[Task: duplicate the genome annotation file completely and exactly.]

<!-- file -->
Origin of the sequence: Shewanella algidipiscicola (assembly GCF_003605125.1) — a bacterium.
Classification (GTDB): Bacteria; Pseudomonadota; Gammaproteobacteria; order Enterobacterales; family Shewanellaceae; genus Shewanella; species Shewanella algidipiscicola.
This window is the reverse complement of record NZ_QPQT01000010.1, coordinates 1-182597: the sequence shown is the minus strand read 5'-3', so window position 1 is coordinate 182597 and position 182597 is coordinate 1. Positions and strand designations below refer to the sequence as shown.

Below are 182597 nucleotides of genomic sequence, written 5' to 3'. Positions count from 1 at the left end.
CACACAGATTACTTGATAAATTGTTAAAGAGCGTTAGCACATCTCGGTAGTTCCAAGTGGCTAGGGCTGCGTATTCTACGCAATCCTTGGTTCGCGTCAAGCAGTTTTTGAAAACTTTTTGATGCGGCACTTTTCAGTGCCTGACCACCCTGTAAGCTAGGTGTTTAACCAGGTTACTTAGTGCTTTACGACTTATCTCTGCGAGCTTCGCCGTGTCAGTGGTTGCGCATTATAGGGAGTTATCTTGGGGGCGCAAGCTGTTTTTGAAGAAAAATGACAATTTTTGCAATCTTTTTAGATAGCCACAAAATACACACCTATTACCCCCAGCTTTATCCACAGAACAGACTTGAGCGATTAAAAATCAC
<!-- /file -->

Origin of the sequence: Shewanella algidipiscicola (assembly GCF_003605125.1) — a bacterium.
Classification (GTDB): Bacteria; Pseudomonadota; Gammaproteobacteria; order Enterobacterales; family Shewanellaceae; genus Shewanella; species Shewanella algidipiscicola.
This window is the reverse complement of record NZ_QPQT01000010.1, coordinates 1-182597: the sequence shown is the minus strand read 5'-3', so window position 1 is coordinate 182597 and position 182597 is coordinate 1. Positions and strand designations below refer to the sequence as shown.

Below are 182597 nucleotides of genomic sequence, written 5' to 3'. Positions count from 1 at the left end.
CACACAGATTACTTGATAAATTGTTAAAGAGCGTTAGCACATCTCGGTAGTTCCAAGTGGCTAGGGCTGCGTATTCTACGCAATCCTTGGTTCGCGTCAAGCAGTTTTTGAAAACTTTTTGATGCGGCACTTTTCAGTGCCTGACCACCCTGTAAGCTAGGTGTTTAACCAGGTTACTTAGTGCTTTACGACTTATCTCTGCGAGCTTCGCCGTGTCAGTGGTTGCGCATTATAGGGAGTTATCTTGGGGGCGCAAGCTGTTTTTGAAGAAAAATGACAATTTTTGCAATCTTTTTAGATAGCCACAAAATACACACCTATTACCCCCAGCTTTATCCACAGAACAGACTTGAGCGATTAAAAATCAC